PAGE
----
Child Safe Standard 6: Strategies to identify and reduce or remove the risk of abuse
Glengala Primary School has adopted an active risk management approach to the duty of care in protecting our children from any possible safety risk. We have a commitment to continuous improvement and a legal responsibility to ensure the safety of all children. Ensuring our children are safe is the shared responsibility of all staff members at Glengala Primary School, in reducing and removing any potential risks.
Glengala Primary School has implemented a formal and structured approach to managing risks associated with child safety in meeting Child Safe Standard 6. The strategy outlines how risk is managed, including who is responsible for the process (the School Council), and a description of the process itself. The process includes risk assessment, implementation of controls, and a monitoring and review process to ensure the efficacy of the risk management approach.
The school’s risk management strategies regarding child safety identify and ultimately remove the risk(s) of child abuse in school environments by taking into account:
- the nature of our school environment
- the activities expected to be conducted in our environment (including the provision of services by contractors or outside organisations)
- the needs of all children expected to be present in that environment.
Process for identifying and reducing or removing risks of child abuse
Managing risk at Glengala Primary School involves the following steps and considerations:
- Identifying the school’s child safety risks across a range of school environments (including excursions, camps and online. Please see Glengala Primary School’s Child Safety Register, excursion and camp policies for further information)
- Ensuring that all areas of the School’s Risk Assessment document (as required by the DE&T School Policy & Advisory Guide: Risk Management Policy) rating is rated as ‘low risk’
- Engage in regular, 2 year review of existing Risk Assessment plan, child safe standards and related school policies and or, internal processes addressing the reduction and removal of any risk(s).
Effective risk management strategies will be transparent, well understood and diverse, to take account of the increased level of risk associated with the specific nature of some activities and the vulnerability of particular groups. Effective risk management strategies are dynamic and change over time as new risks arise and others may no longer be relevant. Glengala Primary School will be implementing this standard by including the following Risk Management strategies:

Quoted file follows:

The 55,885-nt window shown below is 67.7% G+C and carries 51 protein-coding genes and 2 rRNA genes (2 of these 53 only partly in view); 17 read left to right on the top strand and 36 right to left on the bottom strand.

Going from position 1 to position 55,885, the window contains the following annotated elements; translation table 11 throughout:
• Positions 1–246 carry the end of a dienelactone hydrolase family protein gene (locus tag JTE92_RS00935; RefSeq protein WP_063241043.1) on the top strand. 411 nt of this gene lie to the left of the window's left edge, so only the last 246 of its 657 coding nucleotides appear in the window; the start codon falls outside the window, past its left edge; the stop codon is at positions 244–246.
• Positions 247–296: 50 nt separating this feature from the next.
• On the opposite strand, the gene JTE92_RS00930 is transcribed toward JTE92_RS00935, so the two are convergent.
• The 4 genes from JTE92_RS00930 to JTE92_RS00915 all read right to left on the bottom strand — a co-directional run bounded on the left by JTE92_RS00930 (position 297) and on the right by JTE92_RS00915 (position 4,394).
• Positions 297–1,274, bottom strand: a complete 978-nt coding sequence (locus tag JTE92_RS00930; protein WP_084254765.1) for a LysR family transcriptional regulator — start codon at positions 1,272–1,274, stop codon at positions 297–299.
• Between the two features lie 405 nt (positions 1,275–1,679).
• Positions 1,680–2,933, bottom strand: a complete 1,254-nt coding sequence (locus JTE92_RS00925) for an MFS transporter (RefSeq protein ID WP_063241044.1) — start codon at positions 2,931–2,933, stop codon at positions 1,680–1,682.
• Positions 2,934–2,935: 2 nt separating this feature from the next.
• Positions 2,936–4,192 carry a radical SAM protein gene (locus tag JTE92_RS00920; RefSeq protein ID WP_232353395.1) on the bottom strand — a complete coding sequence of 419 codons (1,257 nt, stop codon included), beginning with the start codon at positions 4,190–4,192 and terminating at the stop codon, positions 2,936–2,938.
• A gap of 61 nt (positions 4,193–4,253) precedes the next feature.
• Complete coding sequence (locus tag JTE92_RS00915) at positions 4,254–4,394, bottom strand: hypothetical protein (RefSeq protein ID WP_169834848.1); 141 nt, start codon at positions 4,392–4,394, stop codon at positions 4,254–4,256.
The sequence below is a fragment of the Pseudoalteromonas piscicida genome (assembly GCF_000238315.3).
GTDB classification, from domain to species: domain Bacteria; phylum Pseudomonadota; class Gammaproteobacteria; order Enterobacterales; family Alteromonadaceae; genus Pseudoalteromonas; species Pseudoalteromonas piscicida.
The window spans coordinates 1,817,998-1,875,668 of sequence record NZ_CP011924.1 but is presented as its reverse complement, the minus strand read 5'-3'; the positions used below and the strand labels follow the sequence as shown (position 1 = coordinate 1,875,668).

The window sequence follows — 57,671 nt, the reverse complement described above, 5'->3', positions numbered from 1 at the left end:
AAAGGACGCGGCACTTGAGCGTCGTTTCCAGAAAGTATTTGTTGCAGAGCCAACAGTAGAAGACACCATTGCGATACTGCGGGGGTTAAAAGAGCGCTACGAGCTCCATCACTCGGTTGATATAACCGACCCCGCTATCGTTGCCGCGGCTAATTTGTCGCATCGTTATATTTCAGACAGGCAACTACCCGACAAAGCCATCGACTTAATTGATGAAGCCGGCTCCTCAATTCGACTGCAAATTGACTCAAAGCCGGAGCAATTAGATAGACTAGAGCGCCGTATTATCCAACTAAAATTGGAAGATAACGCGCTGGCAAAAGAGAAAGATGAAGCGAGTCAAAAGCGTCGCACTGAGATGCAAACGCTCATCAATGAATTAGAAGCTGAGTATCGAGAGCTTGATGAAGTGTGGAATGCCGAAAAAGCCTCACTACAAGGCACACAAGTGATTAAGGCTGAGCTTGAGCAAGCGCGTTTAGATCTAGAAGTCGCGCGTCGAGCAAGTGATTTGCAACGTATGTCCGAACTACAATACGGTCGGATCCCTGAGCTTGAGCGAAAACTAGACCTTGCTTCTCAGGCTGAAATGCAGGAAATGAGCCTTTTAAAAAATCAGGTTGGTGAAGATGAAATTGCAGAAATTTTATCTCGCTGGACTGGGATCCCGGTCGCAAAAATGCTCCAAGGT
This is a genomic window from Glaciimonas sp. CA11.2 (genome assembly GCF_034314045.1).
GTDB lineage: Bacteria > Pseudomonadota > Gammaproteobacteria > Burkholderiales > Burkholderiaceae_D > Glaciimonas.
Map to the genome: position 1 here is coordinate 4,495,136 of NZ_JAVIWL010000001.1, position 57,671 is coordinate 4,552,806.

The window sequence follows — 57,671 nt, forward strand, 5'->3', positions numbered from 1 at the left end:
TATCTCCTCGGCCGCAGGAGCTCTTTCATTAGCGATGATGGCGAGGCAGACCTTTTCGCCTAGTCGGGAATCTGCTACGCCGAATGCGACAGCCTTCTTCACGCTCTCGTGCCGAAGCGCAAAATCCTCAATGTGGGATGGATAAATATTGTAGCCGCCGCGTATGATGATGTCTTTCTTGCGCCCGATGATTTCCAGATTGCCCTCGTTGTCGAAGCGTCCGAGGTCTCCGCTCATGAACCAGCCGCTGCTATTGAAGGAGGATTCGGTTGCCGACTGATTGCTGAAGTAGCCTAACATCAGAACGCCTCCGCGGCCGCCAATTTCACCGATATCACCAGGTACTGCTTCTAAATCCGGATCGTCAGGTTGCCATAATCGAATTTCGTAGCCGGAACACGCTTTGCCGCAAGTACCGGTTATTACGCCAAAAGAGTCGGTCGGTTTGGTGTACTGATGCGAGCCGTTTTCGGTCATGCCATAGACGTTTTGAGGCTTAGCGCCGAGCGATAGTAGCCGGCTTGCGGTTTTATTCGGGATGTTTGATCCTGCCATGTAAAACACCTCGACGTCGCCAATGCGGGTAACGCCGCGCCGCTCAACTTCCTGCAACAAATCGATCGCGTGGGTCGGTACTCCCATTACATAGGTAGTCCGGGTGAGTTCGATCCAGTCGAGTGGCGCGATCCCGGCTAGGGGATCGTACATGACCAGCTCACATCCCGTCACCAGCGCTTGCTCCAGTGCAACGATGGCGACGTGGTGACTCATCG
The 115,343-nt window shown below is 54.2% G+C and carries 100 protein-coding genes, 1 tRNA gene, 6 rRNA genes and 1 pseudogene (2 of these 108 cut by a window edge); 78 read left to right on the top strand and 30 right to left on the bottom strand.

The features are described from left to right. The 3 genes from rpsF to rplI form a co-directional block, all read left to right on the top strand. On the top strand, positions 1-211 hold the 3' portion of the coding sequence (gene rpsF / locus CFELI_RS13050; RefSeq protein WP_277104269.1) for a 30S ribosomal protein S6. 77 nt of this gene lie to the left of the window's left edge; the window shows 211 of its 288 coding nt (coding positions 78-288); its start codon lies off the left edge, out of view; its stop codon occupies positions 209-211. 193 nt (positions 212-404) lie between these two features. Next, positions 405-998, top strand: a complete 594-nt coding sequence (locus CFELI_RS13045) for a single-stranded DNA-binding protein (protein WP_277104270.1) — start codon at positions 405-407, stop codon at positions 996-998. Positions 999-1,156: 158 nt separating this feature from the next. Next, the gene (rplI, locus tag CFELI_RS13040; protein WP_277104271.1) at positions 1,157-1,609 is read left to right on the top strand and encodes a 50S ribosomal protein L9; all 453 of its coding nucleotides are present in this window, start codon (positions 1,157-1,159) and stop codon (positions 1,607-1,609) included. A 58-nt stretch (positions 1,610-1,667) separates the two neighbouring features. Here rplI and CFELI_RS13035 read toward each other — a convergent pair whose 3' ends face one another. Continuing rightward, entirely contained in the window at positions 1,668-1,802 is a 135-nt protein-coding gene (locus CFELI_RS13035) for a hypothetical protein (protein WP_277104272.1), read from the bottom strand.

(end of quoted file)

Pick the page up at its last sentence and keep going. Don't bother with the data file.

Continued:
- ensuring clear, documented and accessible processes for evaluating risks posed by situations and activities appropriate to the school, its size and resources, physical and online environments, and the characteristics of the children to whom it provides services
- developing, recording and communicating clear processes for removing risks to children (eg cyberbullying)
- providing staff with training in identifying child abuse risks
- engaging methods for continual improvement in how risks are managed by learning from past experiences, including policy review and staff training.
- reinforcing/reviewing supervision of children requirements for staff
- establishing processes for periodic review of risk management approaches and/or processes following any incidents
- recognising and adapting to the needs of children and communities, including Aboriginal children, culturally and/or linguistically diverse children and children with a disability; for example, acknowledgement that greater staff or volunteer to child ratios may be needed for some children with a disability
- recognising and addressing risks to Aboriginal children which might exist if a child does not feel safe identifying themselves as Aboriginal, or if there is an inadequate response to self-identification
- recognising and addressing risks to children with a culturally and/or linguistically diverse background, which might exist because of their experiences, by increasing communication with families to build trust and understanding of school activities
- recognising and addressing risks for children with a disability, such as communication barriers when telling an adult they feel unsafe
- having a Student Welfare Officer as a central reporting and advisory contact for staff and the wider community, to raise concerns with, and regarding concerns about a child safety.
This document is scheduled to be reviewed every two years, or earlier in response to a significant incident if it occurs.
Date of next scheduled review: October 2018